The antidote to conspiracies or why not to believe that “they” are out to get us

I”ve just been reading David Aaronovitch”s “Voodoo Histories: The role of the conspiracy theory in shaping modern history“.  It is an enormously enjoyable review of a variety of conspiracy theories that have engaged millions over the last hundred years – sometimes with devastating consequences.  He starts with the insidious “Protocols of the Elders of Sion” whose origins were nothing to do with the Jews (nor even aimed at them) but arose from a satire on Louis Napoleon involving an imaginary dialogue in Hell between Macchiavelli and Montesquieu.  The text was then adapted to produce the anti-semitic nonsense used by Hitler, believed by people like Henry Ford, and still being cited as fact by the Iranian regime.

Subsequent chapters deal with Stalin”s terror and the Moscow show trials, McCarthyism in the United States, inevitably the assassinations of the Kennedys, the deaths of Princess Diana and Marilyn Monroe, the blood-line of Jesus Christ (as popularised by “The Da Vinci Code“), the 9/11 “truth” movement and the death of David Kelly (including a devastating hatchet job on the book by the LibDem MP, Norman Baker).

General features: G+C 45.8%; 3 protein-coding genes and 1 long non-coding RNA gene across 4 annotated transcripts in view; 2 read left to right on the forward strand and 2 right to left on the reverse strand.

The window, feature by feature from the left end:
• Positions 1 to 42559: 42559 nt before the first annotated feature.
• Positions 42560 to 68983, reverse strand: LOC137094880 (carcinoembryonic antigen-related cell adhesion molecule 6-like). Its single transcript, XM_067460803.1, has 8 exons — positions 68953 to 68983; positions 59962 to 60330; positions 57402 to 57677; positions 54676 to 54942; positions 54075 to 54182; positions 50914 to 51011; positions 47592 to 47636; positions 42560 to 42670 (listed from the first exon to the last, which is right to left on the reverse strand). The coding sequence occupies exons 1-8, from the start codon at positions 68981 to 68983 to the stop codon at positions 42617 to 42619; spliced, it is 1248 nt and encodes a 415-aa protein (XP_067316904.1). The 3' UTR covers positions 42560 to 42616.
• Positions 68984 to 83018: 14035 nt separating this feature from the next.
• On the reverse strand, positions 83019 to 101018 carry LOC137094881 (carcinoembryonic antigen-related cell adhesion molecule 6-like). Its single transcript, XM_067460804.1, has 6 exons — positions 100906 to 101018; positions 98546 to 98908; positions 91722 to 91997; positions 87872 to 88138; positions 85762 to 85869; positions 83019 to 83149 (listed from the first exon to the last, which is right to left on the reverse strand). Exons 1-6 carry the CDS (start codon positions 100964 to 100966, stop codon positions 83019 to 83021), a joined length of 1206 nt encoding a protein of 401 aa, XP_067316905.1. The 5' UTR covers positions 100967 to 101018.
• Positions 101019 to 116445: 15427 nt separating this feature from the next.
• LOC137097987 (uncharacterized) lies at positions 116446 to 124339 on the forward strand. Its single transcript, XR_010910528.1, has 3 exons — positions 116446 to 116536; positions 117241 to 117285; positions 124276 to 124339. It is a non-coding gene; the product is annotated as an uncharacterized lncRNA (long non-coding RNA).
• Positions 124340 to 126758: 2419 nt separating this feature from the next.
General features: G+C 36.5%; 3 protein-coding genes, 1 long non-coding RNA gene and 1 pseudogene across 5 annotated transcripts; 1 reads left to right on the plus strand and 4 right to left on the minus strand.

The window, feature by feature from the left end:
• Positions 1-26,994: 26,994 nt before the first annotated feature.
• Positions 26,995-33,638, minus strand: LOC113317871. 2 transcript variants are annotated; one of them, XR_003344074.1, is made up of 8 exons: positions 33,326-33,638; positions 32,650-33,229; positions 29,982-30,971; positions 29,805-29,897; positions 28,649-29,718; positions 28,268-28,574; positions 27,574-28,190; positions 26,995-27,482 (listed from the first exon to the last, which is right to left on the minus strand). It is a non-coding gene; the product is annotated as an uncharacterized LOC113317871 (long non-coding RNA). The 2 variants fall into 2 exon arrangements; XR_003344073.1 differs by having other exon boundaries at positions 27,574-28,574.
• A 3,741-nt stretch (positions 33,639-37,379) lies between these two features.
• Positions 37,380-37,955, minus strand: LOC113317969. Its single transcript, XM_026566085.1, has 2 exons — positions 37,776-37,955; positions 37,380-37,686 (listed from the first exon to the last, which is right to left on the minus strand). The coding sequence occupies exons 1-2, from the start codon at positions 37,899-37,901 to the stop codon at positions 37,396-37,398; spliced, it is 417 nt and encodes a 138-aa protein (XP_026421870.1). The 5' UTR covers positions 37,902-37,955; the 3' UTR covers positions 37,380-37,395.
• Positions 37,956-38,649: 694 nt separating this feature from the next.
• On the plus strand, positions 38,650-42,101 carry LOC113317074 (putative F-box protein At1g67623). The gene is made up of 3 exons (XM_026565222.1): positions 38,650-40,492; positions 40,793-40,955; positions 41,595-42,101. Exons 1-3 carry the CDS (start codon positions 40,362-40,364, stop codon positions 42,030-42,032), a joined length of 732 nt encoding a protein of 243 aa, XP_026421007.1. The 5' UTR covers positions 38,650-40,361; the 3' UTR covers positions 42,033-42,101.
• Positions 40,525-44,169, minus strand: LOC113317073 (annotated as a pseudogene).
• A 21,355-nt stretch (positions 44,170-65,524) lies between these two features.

Part of the interest for me is that I have read many of the books describing the conspiracies that Aaronovitch debunks.  Maybe I am a potential believer in such nonsenses, although I can say that I have never been entirely convinced by the tomes I have read, despite the myriad of pseudo-learned footnotes and quasi-academic references.  So yes, I did read “The Holy Blood and the Holy Grail“, while on holiday near Rennes-le-Chateau (allegedly where the secret scrolls were found) – I also remember a local Anglo-French resident telling me very sniffily that it was written by former “Dr Who” script-writers.  I have read Mark Lane”s “Rush to Judgement“, books about Marilyn Monroe”s “murder”,  and Norman Baker”s “The Strange Death of David Kelly“.  I not only read “Unlawful Killing: The Murder of Hilda Murrell“, but employed its author, Judith Cook, for a while.

The widespread belief in conspiracy theories does not make those theories true, but the desire to believe in them does tell us something about people”s attitudes to authority.  The theories themselves are by no means harmless: they are corrosive to trust and can lead to violence and oppression.  Nonsense needs rebutting.  And as consiracy theories are resilient, their nonsense needs to be challenged repeatedly.

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